India and their knockout hoodoo in ICC tournaments
- Since 2014, India have failed to cross the hurdle in ICC knockout fixtures as many as 10 times - six finals, four semi-finals.
Top / dominate group stages and sail through. Knockouts. And heartbreak. Rinse and repeat.
That has become a trend in Indian cricket over the last few years. Be it the men’s team, women’s team or even the Under-19 side, India bottling in the knockout stages of ICC tournaments has become an infectious pattern.
The knockout hoodoo has well and truly got to them, and in fact they are being called the new ‘chokers’. Since the 2013 Champions Trophy win, India have not won a single ICC event.
2014 World T20 final, 2015 Men’s World Cup semi-final, 2016 Under-19 final, 2016 World T20 semi-final, 2017 Champions Trophy, 2017 Women’s World Cup final, 2018 Women’s T20 World Cup semi-final, 2019 Men’s World Cup semi-final, 2020 Under-19 World Cup final and now, 2020 Women’s T20 World Cup final: each one of them has been nothing short of a heartbreak.
10 times India have failed to cross the hurdle in ICC knockout fixtures. Since 2014, the only triumph came in the 2018 Under-19 World Cup when the Prithvi Shaw-led side lifted the title for a record fourth time.
India reaching the semis or even the finals at times is almost a given, but crossing those final hurdles has become a big problem.
In the group or league stages of the same tournament, you’ll find India breezing past most opponents. Even against the toughest of opponents, they find a way to win. But there’s something that happens to them on the big day.
The ‘Men/Women in Blue’ simply crumble, letting the pressure get to them, and that’s been evident ever since the start of the year 2014.
Also see – MI 2020 team
As they say, you need to treat the big game or the knockout game as just another one. Yes, it’s tough to do that and there will always be nerves, but you need to push that into the background.
The 2020 edition of the Women’s T20 World Cup is the latest addition to the list. It’s the third time that the women’s side has faltered in the big game.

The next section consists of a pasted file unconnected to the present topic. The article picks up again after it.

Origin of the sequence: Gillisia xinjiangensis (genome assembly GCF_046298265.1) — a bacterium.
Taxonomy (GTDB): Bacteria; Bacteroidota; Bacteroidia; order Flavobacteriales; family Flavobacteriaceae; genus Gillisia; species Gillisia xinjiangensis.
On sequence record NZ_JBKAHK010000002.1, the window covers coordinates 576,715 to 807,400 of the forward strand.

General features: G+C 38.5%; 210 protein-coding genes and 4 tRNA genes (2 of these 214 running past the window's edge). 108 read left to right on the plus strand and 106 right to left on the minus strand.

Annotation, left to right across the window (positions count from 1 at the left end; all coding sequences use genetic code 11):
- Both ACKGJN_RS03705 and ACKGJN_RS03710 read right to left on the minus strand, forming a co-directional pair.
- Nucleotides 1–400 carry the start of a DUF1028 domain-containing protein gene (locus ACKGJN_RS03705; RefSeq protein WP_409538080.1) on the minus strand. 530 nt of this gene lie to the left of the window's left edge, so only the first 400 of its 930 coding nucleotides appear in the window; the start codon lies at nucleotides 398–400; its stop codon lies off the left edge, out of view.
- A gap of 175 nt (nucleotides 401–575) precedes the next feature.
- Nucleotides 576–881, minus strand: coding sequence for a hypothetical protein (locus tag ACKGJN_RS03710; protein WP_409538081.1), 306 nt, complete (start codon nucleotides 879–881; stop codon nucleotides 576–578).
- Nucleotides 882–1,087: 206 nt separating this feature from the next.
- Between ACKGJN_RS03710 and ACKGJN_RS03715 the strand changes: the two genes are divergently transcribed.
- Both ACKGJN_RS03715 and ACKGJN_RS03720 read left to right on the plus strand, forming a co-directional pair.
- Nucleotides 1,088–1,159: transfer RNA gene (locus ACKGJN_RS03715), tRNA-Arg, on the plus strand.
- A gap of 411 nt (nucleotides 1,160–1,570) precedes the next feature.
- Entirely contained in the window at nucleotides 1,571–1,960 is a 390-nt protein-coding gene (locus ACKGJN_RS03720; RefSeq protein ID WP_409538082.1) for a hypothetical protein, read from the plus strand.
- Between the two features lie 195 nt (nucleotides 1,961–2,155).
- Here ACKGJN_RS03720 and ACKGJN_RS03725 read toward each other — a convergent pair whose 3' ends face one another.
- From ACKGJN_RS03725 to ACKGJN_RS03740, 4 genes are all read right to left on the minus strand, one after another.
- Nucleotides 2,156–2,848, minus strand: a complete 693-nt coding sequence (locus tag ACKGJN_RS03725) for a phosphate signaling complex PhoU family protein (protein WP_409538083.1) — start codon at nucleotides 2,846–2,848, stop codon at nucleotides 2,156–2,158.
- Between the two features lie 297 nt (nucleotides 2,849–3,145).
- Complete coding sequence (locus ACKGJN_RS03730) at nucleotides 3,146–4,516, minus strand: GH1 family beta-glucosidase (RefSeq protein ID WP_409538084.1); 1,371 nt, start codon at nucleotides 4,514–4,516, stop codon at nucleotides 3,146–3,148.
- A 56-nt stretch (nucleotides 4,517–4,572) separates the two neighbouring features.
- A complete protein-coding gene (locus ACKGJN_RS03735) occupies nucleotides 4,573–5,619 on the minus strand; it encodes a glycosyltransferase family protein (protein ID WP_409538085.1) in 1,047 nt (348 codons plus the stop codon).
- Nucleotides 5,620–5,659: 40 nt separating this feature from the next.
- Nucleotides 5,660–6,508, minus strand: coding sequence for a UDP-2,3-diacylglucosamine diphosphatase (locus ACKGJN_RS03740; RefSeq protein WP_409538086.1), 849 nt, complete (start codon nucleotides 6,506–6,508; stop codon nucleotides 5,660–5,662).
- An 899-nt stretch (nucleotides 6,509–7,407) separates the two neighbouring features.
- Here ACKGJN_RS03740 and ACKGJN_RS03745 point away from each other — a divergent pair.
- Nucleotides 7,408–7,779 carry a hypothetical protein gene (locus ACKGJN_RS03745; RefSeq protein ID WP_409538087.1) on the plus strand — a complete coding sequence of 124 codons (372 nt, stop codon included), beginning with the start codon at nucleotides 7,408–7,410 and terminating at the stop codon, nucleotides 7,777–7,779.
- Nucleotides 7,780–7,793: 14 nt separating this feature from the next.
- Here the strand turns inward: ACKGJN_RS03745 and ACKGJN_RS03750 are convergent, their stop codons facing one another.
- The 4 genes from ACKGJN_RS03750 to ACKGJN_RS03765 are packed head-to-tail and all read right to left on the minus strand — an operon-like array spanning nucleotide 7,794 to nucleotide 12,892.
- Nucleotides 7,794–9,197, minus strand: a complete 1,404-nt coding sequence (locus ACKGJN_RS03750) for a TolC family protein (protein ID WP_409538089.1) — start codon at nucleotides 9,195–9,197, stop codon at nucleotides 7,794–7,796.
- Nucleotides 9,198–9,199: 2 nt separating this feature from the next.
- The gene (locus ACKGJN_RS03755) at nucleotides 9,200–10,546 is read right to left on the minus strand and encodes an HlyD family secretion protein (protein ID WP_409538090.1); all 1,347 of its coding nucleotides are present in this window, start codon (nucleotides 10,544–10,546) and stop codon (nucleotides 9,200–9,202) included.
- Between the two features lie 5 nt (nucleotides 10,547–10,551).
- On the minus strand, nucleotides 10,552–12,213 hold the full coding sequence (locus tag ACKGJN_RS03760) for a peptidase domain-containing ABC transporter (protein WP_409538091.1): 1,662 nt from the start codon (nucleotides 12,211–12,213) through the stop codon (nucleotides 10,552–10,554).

First, it was the Women’s World Cup final in 2017 where they crumbled from a winning position. They were in a strong position but the nerves of the big final just got to them and they fell agonisingly short of England’s total of 228.
Another batting collapse took place in the 2018 Women’s T20 World Cup semi-final. And it happened again against Australia this time, as they let the nerves get the better of them in a chase of 184.
This is particularly surprising given the way India have been dominating world cricket for a while now. They have a great record in bilateral series and tournaments, but they somehow find a way to succumb under pressure on the big day.
It’s not that they’ve been outplayed every single time. Yes, you could say that in the 2015 Men’s World Cup, 2017 Champions Trophy or even this 2020 Women’s T20 World Cup, they were clearly second best. But even in these matches, there were moments when India failed to control the controllables.
For instance, that Jasprit Bumrah no-ball or the two dropped catches in the 2020 final against Australia immediately come to mind. Those were big mistakes, and they ended up coming back to haunt the team.
If you were asked to name one team that has been the most dominant in world cricket since 2010, you would answer India without any hesitation. Even the women’s team has raised its level, and has been getting better at winning rubbers consistently over the last few years.
The only black mark has been the inability to win ICC tournaments.
Yes, they’ve won three in a decade (2011 World Cup, 2013 Champions Trophy and 2018 Under-19 World Cup). But they threatened to win a lot more and probably should have won a lot more, given their quality and the way they played in the lead-up to the final stages.
There’s certainly a psychological issue with the Indian teams and ICC knockouts. They simply need to get over this. They are too good to be missing out on ICC trophies and faltering in the semi-finals and finals of every tournament. There’s been enough of ‘better luck next time, they deserved to win but one bad game ruined it’.
For how long will this hoodoo last? The next stop is the ICC Men’s T20 World Cup later this year. Can the Virat Kohli-led side finally end the jinx? Can they finally end the ICC trophy-drought? Only time will tell.